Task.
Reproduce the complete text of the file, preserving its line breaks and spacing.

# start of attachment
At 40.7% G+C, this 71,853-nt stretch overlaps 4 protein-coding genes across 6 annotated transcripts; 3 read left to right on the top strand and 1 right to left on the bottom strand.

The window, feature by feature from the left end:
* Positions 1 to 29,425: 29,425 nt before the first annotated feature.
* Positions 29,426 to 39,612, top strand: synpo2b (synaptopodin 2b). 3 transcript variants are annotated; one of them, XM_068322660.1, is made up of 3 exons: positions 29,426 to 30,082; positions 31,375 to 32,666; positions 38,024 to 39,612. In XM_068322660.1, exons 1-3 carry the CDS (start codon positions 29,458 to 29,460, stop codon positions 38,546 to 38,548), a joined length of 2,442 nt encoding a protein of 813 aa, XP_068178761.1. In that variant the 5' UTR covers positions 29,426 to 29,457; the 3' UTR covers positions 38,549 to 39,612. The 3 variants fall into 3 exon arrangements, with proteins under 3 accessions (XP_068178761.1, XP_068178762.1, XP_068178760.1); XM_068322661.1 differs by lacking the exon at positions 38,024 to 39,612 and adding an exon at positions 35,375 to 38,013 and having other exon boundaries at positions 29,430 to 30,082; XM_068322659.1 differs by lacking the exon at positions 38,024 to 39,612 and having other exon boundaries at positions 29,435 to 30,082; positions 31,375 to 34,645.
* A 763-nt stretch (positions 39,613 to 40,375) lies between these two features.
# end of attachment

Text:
At 40.7% G+C, this 71,853-nt stretch overlaps 4 protein-coding genes across 6 annotated transcripts; 3 read left to right on the top strand and 1 right to left on the bottom strand.

The window, feature by feature from the left end:
* Positions 1 to 29,425: 29,425 nt before the first annotated feature.
* Positions 29,426 to 39,612, top strand: synpo2b (synaptopodin 2b). 3 transcript variants are annotated; one of them, XM_068322660.1, is made up of 3 exons: positions 29,426 to 30,082; positions 31,375 to 32,666; positions 38,024 to 39,612. In XM_068322660.1, exons 1-3 carry the CDS (start codon positions 29,458 to 29,460, stop codon positions 38,546 to 38,548), a joined length of 2,442 nt encoding a protein of 813 aa, XP_068178761.1. In that variant the 5' UTR covers positions 29,426 to 29,457; the 3' UTR covers positions 38,549 to 39,612. The 3 variants fall into 3 exon arrangements, with proteins under 3 accessions (XP_068178761.1, XP_068178762.1, XP_068178760.1); XM_068322661.1 differs by lacking the exon at positions 38,024 to 39,612 and adding an exon at positions 35,375 to 38,013 and having other exon boundaries at positions 29,430 to 30,082; XM_068322659.1 differs by lacking the exon at positions 38,024 to 39,612 and having other exon boundaries at positions 29,435 to 30,082; positions 31,375 to 34,645.
* A 763-nt stretch (positions 39,613 to 40,375) lies between these two features.